And why? Well, because everyone’s favourite giant yellow bird had the audacity to tweet (tweet – geddit) the following message: “I got the Covid-19 vaccine today! My wing is feeling a little sore, but it’ll give my body an extra protective boost that keeps me and others healthy. Ms @EricaRHill even said I’ve been getting vaccines since I was a little bird. I had no idea!”
It also prompted scores of parents to share photos of their children receiving their shot – in the US, the Pfizer-BioNTech vaccine has been approved for children aged five to 11 – and thanking Big Bird for helping them feel brave about it. One said: “Thanks Big Bird for continuing to set such a good example of caring about your community! My daughter gets hers tomorrow and it meant a lot to her to hear that you got yours!”
But from other corners of the internet, the response was... less positive. In fact, it was downright abusive. One person said that vaccinating a child meant you “do not love” your kids– and accused those who do choose to give them the vaccine as “strange cultist behaviour” (ah, such sweet irony).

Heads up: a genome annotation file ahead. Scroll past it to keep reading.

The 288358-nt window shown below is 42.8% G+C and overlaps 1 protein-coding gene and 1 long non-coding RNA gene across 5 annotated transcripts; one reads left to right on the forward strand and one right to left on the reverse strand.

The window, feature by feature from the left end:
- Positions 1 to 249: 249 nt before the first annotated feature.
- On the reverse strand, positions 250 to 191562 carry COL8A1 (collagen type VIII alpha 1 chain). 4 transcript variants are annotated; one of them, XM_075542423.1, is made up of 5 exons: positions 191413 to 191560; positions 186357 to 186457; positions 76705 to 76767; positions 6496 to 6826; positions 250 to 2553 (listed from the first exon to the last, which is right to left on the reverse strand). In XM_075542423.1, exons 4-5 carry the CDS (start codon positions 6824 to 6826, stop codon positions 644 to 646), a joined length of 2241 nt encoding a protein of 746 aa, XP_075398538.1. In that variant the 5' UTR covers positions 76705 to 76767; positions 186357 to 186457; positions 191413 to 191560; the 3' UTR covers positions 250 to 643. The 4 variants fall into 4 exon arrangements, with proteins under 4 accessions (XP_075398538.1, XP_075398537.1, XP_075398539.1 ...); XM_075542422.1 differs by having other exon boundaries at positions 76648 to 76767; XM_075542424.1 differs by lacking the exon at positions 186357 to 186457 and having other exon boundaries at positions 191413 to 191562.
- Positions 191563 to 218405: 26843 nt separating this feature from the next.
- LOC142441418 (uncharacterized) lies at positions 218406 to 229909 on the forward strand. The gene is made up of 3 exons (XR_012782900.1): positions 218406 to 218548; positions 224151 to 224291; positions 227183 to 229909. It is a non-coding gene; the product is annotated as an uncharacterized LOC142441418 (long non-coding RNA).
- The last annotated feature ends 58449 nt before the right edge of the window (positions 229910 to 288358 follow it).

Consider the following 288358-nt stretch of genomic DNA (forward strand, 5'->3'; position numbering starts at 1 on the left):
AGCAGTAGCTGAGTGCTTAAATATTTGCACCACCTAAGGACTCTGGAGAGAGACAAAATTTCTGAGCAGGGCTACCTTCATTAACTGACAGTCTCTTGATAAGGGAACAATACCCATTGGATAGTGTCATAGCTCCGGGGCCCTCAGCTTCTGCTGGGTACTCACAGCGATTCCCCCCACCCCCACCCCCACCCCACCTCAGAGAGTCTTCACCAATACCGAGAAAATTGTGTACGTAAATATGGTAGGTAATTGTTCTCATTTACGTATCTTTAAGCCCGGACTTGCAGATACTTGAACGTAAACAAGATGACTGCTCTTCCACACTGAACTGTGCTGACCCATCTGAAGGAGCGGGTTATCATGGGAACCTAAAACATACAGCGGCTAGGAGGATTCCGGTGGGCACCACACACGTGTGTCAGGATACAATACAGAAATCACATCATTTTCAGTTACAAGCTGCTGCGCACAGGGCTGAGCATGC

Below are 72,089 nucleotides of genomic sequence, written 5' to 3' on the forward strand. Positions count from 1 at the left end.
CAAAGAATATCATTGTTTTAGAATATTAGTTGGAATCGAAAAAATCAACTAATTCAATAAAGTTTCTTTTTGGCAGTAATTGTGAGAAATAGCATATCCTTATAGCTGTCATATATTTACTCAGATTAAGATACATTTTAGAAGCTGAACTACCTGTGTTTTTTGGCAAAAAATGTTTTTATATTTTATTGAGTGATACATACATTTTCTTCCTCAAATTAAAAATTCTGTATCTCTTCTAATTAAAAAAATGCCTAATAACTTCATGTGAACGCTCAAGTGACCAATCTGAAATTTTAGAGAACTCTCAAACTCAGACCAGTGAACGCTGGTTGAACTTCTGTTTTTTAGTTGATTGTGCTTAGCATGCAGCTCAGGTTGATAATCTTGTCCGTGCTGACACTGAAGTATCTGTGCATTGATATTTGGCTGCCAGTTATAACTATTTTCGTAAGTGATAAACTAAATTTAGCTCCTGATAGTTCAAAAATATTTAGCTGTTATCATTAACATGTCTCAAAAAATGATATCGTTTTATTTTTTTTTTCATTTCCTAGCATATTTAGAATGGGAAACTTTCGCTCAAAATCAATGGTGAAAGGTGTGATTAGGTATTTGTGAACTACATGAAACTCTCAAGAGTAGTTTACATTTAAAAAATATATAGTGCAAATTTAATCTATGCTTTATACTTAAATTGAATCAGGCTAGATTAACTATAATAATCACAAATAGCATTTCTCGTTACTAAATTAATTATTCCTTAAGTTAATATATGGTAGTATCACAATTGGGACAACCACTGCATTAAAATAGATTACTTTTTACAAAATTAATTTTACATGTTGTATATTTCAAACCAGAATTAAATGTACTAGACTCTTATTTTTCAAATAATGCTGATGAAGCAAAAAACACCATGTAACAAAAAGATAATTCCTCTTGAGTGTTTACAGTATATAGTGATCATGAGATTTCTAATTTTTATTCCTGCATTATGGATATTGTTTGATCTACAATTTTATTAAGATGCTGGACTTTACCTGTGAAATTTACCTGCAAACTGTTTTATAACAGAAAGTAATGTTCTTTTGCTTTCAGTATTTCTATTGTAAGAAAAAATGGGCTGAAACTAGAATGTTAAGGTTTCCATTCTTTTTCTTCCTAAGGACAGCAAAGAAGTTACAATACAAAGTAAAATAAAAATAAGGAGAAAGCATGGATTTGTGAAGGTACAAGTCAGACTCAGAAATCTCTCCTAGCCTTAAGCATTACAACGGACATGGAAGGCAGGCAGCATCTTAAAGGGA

In this interesting Twitter thread, writer Charlotte Clymer explains how the Big Bird furore is just another example of a distracting “culture war” designed to take our attention away from bigger issues.
“The people whom you’re afraid to engage on trans rights and systemic racism and misogyny, because you’ve been led to believe these are distracting ‘culture wars’ that will hurt Democrats, have spent this week attacking Big Bird for making kids feel safe getting a Covid shot,” she tweeted. “Controversy is the point,” she added.
It’s a valid argument: you only have to take a look at the comments beneath Big Bird’s tweet before becoming immediately tangled in people wrangling over the age of the children’s television star; questioning whether “he” is six or 52 (the first appearance of the character on TV was in 1969). Some push further, accusing Big Bird of “working for big pharma”, others branding it “sad” and warning: “No more Sesame Street for any of my kids!”.
Which only makes the issue more glaring: if the arguments of anti-vaxxers are so fragile that they feel threatened by a person dressed up in an animal costume, do they have an argument at all?
Perhaps they should take this advice: “Bad days happen to everyone, but when one happens to you, just keep doing your best and never let a bad day make you feel bad about yourself.”
It comes from someone very tall, very wise – and very yellow.